New Video: Paul on the Feast of Unleavened Bread

If there’s one biblical feast the church should be keeping, it’s the Feast of Unleavened Bread. This is because Paul commands NT believers to do so! Paul gives us some deep spiritual insights into this wonderful celebaton and we explore these in this video.

 

What Is leprosy and what were its causes?

Leviticus 14:3, Plague of leprosy. Some of the English translations of this scripture verse use the word leprosy for the skin disease described in these passages. This is a mistranslation. A better translation would be infectious skin disease.

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The Jewish sages teach that the skin disease described here is a supernaturally caused ailment that falls only on Israelites who are actually living in the land of Israel. They also teach that this is YHVH’s way of identifying the evil sins of gossip and slander (along with haughtiness, selfishness and jealousy) before this sin spreads throughout the land engulfing it like a forest fire from hell. (Read James 3:5–6!) This may explain why Miriam while wandering in the wilderness outside of Israel contracted this skin disease.

The disease would cause the sinner’s face to resemble a red flag for all to see. An afflicted person would be forced to live outside the camp until repentance along with atonement and purification rituals had occurred, and all this occurred under the watchful eye of a priest.

As you read this, you may be wiping your brow with a sigh of relief thankful that Continue reading

 

Dealing With the Fungus Among Us

Overview of Parshiot Tazria-Metzora (Lev 12–13 and 14–15)

Often these two parshiot are combined in the yearly Torah reading cycle depending on how the biblical calendar falls for the year. Their combining is likely due to the fact that each is relatively short and deals with related subjects: namely, the ritual purity laws. As we shall see, the causes of ritual impurity involve sin issues. The Torah prescribes procedures that the afflicted person had to follow in order to be deemed cleansed and thus be readmitted into the camp of Israel after having been temporarily expelled. All the rituals prophetically pointed to Yeshua’s atoning death on the cross.

Sin is like a disease.

Sin is like a disease.

These two parshiot dealing with diseased and unclean persons immediately come after the laws concerning clean and unclean meats (Lev 11). What the Israelites ate as well as the state of their physical bodies was an important aspect of holiness in the eyes of YHVH.

From these two parshiot, we learn that an unclean person could only become clean through the atoning blood of a sacrificed animal or through ritual cleansing of water by which he was reconciled to Elohim and brought back into the camp of Israel. What can we learn from the juxtapositioning of these subjects (i.e., the laws pertaining to unclean meats and unclean people) in the Torah? Simply this. Man can easily become impure and defiled because of his innately depraved, crooked, and wicked heart that is at enmity with the laws of Elohim (Jer 17:9; Rom 8:7). Since the fall of Adam, man has been in a state of impurity from Elohim. Thus, sin separates him from the presence of Elohim and from his fellow Israelites. Only the sin-atoning blood of Yeshua can bring him to a place of purity where he can be reconciled to the Kadosh (Holy) One of Israel, and become part of the camp (i.e., the congregation of the saints or kadosh ones) of YHVH.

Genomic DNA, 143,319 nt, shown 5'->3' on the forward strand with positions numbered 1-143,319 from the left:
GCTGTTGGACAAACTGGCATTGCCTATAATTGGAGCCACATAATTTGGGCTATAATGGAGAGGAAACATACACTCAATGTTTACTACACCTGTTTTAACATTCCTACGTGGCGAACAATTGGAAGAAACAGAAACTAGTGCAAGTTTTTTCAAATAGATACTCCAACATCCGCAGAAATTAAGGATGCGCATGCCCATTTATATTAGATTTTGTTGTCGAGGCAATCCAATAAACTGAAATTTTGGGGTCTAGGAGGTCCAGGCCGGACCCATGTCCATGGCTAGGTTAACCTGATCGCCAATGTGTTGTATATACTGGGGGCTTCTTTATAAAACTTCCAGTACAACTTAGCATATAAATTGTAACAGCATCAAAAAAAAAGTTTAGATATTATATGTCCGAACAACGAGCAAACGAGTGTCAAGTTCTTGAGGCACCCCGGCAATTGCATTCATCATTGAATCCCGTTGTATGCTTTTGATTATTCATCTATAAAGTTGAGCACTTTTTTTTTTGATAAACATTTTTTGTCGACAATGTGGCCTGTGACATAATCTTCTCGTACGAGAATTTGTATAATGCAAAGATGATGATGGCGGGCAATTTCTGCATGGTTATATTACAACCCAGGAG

Leviticus 12:1–8 deals with the purification of women after childbirth. Adam Clarke in his commentary states that when a woman has to bring a sacrifice after the birth of her child, Elohim keeps up the remembrance of the fact that through woman, sin entered the world. He also keeps up the memorial of sacrifice to show that the state of a sinner, howsoever deplorable, is not hopeless. In every ceremony, we may see both the justice and the mercy of Elohim. Hence, while we have the knowledge of our spiritual impurity, we have also the knowledge of our cure—the sacrifice of an innocent animal, which always points to Yeshua who once and for all, in his sacrificial death, cleansed us from sin’s impurity.

Leviticus 13–14 deals with the disease of tzara. The noun tzaarath means Continue reading

 

What Is Sin & Keys to Overcoming It

What is the Biblical definition of sin? You need to know this, so you will know what to do and what not to do. Most churches don’t teach what sin really is according to the Bible. After you know this, then what are some practical steps to overcoming sin? The answers are in this video.

 

What is sin and how to overcome it

Dealing With the “Leavening” in Our Lives

Throughout Scripture, leavening is a spiritual metaphor for sin, pride, hypocrisy, malice, bitterness and false religious doctrine (Pss 71:4; 73:21; Hos 7:4; Matt 16:6; Mark 8:15; Luke 12:1; 1 Cor 5:8–6; Gal 5:9). Even as a small amount of leavening agents in bread (e.g., yeast and various chemical agents) will quickly permeate bread dough causing it to rise, so a little sin can rapidly infect our lives (or like a quick spread cancer disease) and take us away from Elohim’s path of righteous-living.

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The Scripture teaches us to be overcomers (Rom 12:21; 1 John 2:13–14; 5:4) eradicating the leavening of sin from our lives. We must overcome the world, the flesh and the devil (Jas 3:15). Yeshua admonished each of the seven Messianic assemblies to be overcomers (Rev 2:7,11,17,26; 3:5,12,21; see also Matt 24:13). For those who overcome, there will be great rewards—a spiritual inheritance; they will be sons of Elohim (Rev 21:7).

The Greek word for overcome is nikao (Strong’s G3528) meaning “to conquer, to get the victory, prevail” and is where the word nike comes from.

What Is Sin?

  • Sin is the anything that violates the Torah-instructions/laws of Elohim (1 John 3:4).
  • Sin is unrighteousness (1 John 5:17; YHVH’s Torah commands define what righteousness is, Ps 119:172).
  • Sin is not believing in Yeshua, who is the Torah-Word of Elohim incarnate (John 3:18; 16:9).
  • Sin is failing to do (or not to do) that we which we should be do (or not do) — i.e., sin of ommission (Jas4:17).